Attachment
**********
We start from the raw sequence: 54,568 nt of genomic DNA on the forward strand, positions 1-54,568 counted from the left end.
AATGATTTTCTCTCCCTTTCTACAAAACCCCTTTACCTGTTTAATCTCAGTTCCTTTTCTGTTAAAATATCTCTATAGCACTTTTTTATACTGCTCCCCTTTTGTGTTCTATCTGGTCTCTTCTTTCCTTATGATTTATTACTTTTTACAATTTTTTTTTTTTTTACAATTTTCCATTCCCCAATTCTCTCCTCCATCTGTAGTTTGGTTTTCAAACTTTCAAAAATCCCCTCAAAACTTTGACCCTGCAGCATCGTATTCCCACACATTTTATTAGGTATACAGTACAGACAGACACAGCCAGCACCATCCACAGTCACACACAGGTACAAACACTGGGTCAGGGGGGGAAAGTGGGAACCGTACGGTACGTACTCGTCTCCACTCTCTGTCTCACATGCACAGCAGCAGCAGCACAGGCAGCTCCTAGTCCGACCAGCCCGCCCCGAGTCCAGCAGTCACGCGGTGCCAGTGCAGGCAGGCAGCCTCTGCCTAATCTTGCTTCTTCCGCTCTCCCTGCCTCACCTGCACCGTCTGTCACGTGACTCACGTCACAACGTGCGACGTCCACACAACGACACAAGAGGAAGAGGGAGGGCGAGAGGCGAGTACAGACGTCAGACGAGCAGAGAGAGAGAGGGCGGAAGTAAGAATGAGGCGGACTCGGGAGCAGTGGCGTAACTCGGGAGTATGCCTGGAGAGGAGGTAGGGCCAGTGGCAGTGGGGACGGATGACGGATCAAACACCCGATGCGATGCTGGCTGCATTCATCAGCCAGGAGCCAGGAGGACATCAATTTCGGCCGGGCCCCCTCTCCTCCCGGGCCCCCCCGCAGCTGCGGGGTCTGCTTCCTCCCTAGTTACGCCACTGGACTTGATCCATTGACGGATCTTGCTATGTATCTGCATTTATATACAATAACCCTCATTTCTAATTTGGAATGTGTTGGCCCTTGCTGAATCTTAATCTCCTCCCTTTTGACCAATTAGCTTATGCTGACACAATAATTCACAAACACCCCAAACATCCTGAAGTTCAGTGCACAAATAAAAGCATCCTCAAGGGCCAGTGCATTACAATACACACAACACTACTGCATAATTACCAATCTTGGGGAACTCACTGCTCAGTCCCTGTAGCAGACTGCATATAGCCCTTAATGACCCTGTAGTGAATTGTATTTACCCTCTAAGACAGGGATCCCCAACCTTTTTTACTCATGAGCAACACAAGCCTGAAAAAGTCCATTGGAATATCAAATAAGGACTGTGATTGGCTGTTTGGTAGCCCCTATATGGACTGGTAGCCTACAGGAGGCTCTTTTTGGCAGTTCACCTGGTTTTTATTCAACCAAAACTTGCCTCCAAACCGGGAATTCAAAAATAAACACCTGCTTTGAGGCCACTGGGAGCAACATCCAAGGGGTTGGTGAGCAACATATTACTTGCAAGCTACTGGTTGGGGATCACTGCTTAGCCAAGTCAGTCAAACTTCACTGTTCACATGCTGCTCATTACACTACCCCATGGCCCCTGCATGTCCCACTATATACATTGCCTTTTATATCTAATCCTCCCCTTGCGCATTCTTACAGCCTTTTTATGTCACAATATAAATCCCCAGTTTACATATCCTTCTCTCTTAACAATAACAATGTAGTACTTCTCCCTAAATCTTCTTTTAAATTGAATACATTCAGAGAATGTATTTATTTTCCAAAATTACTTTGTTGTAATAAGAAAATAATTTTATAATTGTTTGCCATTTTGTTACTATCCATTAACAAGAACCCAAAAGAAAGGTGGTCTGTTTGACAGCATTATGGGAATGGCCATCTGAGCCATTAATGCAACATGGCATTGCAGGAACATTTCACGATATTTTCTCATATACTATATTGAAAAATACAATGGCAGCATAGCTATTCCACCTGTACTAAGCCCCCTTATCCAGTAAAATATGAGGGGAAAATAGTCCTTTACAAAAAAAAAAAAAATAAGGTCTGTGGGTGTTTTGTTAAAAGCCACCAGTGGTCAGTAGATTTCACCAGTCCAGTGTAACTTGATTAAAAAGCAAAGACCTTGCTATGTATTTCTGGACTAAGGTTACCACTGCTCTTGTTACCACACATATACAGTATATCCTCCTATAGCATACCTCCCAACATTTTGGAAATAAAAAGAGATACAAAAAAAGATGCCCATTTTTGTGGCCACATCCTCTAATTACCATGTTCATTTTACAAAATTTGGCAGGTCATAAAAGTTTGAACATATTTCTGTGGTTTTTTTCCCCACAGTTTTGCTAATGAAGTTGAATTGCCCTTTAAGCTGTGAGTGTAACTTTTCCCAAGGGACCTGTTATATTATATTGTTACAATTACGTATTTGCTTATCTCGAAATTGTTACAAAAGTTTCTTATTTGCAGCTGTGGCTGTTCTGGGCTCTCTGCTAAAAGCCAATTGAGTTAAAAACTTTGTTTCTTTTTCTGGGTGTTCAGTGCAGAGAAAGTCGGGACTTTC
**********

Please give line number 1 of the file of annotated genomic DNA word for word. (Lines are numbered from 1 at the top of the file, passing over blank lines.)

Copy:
We start from the raw sequence: 54,568 nt of genomic DNA on the forward strand, positions 1-54,568 counted from the left end.